Girls Made of Snow and Glass by Melissa Bashardoust

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My love for quiet fantasy has no limits and this is one of my favorite examples, with its wintry atmosphere and introspective nature. It’s one of the most original fairytale retellings I’ve ever read, too – you could almost forget it’s based on Snow White. It also has a sweet F/F romance, but it’s not the focus of the story, that’s the complicated relationship between princess Lynet and her stepmother Mina, which in a more boring book would be “the evil queen”. This book is unhurried and calm, but never that kind of boring.

The Astonishing Color of After by Emily X.R. Pan

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For something that ended up on a list of favorite books (in 2018), I almost never talk about it, and I should change that, because The Astonishing Color of After was a gorgeous story about grief, art, and family – specifically, about an artist that lost her mother to suicide and is reconnecting with her maternal grandparents in Taiwan. From the gorgeous writing and atmosphere to the portrayal of synesthesia and the care it gave to mental health-related topics, there was so much to love about this. It’s one of the best examples of what I want from contemporary-set YA novels: emotional, hopeful stories dealing with difficult themes with grace.


Have you read or want to read any of these?

Weekly

#5OnMyTBR: Rom-Coms

#5OnMyTBR is a bookish meme hosted by E. @ Local Bee Hunter’s Nook and you can learn more about it here or in the post announcing it. It occurs every Monday when we post about 5 books on our TBR.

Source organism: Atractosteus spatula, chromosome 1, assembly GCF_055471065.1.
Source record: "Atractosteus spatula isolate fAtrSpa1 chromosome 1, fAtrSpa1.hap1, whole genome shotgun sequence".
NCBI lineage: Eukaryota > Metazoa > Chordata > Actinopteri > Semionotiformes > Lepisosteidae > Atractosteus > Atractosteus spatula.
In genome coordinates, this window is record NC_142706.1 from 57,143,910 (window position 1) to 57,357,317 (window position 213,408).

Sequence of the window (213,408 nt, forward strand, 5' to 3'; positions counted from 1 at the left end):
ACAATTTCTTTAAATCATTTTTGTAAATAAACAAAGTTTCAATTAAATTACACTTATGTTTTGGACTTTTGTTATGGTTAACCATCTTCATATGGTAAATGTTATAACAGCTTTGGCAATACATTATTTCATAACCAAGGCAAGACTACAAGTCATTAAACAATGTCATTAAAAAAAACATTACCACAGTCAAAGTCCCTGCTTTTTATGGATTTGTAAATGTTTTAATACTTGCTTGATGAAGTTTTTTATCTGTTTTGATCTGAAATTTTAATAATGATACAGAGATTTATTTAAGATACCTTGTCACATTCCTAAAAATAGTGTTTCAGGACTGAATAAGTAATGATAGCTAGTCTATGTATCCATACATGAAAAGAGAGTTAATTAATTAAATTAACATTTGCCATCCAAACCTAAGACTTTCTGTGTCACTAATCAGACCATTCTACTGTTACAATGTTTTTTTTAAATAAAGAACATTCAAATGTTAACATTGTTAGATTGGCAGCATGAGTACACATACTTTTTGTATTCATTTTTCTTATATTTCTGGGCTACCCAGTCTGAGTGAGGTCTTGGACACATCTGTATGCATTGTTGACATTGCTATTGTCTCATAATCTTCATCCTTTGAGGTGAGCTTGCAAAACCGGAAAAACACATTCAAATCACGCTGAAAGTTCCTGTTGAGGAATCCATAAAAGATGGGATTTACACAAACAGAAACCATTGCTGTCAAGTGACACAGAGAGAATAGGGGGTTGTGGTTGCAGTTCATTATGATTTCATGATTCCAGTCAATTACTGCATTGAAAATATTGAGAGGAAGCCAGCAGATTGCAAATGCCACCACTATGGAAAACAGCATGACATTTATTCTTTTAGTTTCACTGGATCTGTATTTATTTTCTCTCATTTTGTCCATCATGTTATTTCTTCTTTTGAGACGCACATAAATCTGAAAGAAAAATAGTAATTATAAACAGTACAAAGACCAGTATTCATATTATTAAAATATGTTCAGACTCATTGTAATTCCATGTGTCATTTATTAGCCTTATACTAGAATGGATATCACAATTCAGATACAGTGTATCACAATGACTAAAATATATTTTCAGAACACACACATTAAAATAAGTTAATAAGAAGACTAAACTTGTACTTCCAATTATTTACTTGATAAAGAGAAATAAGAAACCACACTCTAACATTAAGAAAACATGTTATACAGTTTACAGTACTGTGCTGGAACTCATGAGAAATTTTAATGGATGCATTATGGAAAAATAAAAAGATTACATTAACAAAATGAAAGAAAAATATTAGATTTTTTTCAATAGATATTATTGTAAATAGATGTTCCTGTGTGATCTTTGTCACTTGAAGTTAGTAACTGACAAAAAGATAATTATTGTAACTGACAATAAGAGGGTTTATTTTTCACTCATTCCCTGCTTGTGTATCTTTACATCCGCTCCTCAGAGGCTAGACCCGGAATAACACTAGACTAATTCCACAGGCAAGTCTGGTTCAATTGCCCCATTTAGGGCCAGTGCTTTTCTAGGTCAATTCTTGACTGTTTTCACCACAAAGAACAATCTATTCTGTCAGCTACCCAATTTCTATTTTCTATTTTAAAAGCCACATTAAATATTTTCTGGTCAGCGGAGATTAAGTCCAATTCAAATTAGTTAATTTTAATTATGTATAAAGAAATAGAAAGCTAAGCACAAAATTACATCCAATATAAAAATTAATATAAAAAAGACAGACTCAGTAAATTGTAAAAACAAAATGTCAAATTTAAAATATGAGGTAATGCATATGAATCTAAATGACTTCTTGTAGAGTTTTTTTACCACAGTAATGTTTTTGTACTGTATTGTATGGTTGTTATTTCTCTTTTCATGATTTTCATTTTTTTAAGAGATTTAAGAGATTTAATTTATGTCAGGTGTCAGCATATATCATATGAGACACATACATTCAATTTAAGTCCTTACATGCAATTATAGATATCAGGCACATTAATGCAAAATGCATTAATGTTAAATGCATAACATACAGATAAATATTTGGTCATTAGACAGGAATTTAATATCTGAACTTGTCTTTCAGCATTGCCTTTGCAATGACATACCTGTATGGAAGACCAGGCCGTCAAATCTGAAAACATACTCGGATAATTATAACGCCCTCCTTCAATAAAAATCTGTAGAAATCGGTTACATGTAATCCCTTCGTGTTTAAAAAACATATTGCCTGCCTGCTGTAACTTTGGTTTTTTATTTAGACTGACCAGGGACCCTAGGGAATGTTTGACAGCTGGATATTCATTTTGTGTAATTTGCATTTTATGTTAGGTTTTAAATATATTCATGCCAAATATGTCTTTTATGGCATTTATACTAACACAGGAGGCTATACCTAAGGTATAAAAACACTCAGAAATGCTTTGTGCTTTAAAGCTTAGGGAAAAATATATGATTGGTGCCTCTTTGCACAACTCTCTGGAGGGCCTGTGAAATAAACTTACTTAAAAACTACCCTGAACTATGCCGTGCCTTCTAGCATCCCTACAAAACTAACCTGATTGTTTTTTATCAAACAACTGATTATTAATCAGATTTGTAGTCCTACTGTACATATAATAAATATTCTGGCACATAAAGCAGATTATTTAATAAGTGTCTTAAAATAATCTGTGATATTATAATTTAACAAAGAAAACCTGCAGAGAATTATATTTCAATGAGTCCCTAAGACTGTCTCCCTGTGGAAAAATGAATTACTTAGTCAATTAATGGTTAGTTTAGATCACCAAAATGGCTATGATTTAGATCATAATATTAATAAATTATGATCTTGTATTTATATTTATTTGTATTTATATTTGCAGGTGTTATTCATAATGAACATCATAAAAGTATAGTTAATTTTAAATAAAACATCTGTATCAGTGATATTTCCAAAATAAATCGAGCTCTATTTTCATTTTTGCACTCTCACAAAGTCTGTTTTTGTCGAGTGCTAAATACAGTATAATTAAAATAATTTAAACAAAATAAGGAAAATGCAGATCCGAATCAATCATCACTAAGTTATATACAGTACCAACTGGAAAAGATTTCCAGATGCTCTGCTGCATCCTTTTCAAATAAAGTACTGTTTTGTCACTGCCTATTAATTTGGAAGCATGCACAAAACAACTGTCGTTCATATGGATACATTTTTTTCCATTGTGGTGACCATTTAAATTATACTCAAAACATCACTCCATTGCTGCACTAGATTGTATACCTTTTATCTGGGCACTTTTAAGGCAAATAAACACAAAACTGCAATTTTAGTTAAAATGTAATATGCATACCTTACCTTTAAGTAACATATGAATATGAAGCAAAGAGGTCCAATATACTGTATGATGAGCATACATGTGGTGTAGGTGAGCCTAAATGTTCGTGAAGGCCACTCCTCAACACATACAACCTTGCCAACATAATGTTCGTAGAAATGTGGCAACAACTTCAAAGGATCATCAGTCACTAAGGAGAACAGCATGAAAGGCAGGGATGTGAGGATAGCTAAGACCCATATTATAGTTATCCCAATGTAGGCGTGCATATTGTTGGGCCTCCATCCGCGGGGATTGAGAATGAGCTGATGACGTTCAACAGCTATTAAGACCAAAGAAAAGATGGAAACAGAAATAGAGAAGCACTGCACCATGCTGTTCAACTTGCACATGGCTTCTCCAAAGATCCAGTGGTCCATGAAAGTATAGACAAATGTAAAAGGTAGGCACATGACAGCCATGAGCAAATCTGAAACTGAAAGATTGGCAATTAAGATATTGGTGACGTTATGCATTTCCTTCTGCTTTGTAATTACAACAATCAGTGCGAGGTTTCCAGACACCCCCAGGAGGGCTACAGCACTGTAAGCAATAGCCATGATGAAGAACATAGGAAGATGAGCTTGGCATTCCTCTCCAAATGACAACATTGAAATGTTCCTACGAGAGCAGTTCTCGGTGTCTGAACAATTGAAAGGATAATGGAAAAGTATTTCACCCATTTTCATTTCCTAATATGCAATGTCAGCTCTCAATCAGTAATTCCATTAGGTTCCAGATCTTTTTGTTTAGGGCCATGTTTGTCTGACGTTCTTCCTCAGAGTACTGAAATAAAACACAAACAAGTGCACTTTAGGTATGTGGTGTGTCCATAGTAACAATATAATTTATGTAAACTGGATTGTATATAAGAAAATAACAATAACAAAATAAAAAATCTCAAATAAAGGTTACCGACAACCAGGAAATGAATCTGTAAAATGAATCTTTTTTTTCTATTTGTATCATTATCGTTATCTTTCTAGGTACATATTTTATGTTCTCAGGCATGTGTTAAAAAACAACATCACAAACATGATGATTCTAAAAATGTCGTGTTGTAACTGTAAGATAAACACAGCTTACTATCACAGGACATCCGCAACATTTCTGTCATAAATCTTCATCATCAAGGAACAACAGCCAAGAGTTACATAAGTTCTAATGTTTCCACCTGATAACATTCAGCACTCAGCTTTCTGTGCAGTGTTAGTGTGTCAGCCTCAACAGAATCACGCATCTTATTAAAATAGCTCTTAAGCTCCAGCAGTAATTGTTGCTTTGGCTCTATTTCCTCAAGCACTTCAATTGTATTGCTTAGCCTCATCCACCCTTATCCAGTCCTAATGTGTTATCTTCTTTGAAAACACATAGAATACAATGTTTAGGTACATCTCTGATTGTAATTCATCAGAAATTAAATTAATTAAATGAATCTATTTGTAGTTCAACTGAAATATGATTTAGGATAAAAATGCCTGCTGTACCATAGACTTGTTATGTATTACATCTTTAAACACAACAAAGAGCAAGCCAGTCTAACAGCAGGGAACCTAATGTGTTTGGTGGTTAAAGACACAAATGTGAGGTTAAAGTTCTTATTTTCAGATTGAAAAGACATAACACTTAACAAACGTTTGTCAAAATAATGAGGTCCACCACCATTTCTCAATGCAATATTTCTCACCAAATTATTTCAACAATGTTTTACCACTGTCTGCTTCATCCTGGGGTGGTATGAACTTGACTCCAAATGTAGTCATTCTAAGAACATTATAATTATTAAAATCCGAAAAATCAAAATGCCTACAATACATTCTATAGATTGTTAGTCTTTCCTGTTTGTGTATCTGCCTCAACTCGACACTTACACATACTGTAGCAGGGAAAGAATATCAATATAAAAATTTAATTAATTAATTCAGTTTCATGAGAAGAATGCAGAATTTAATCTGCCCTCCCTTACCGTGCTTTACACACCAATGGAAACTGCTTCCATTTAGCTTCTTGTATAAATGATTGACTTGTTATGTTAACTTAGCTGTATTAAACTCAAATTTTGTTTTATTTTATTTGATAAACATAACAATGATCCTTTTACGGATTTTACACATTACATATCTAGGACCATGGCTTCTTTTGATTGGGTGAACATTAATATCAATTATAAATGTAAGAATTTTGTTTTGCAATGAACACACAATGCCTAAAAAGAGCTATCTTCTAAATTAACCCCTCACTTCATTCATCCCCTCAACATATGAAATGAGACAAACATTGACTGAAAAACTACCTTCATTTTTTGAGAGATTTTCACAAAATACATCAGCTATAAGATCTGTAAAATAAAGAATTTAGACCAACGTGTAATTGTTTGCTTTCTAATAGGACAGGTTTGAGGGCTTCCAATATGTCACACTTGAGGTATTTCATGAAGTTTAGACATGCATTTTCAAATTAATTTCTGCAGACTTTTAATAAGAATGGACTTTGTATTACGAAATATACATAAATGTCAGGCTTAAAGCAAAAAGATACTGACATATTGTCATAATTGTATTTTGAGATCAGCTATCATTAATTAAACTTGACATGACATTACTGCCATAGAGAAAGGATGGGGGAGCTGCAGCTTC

This week’s topic is rom-coms. I don’t have that many on my TBR anymore – both because my TBR is small in general and because I’m reading less and less YA contemporary, which is what 90% of my rom-coms are – but I had enough for this list.


Tell Me How You Really Feel by Aminah Mae Safi

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This is a F/F hate-to-love romance published last year that I haven’t read yet for no reason at all, since it sounds amazing – and I might have seen mixed reviews of it (mostly because one of the girls is apparently really rude at some point?), but I’ve also seen some really convincing five star ones.


I’ll Be the One by Lyla Lee

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Ok this one is on my TBR just because of how radiant this cover is. If pure joy had a form? This is about a girl who “has her sights on becoming the world’s first plus-sized K-pop star” and falls in love with her competitor in the process. It’s m/f with a bisexual main character, if I remember right.


The Henna Wars by Adiba Jaigirdar

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Another contemporary F/F romance! And with a lesbian muslim main character. Twitter loves this one, and I might not have seen a lot of reviews of it but it sounds adorable.


Wicked Fox by Kat Cho

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I didn’t know if this counted until I found a tweet from the author, who described it as a rom-com. In which the main character kills people, of course, where would the fun be otherwise? Anyway, ready for this paranormal romance with a gumiho as a main character.


I Love You So Mochi by Sarah Kuhn

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A Japanese-American girl is invited by her grandparents to Kyoto and falls in love with a boy who “moonlights as a costumed mochi mascot”. This sounds lighthearted and incredibly cute and I’m always here for contemporary stories in non-US settings.


Have you read any of these?

TBR & Goals · Weekly

T10T: Books I’d Love To Read This Spring

Top Ten Tuesday was created by The Broke and the Bookish and is now hosted by That Artsy Reader Girl. This week’s topic is Books On My Spring 2020 TBR.

I don’t do TBRs anymore, and since I stopped doing them, I got better at understanding which kind of books I actually want to read soon. After all, of the ten books mentioned in my “books I’d love to read this fall” post, I’ve read eight (of which one was a DNF); only two are still on my TBR (Ninth House, A Kingdom for a Stage), and that’s pretty good!

I’m already going to tell you that I could rename this post “Acqua, read that sapphic SFF book you think you’ll love and stop procrastinating” and I wouldn’t be too far off.


Stormsong by C.L. Polk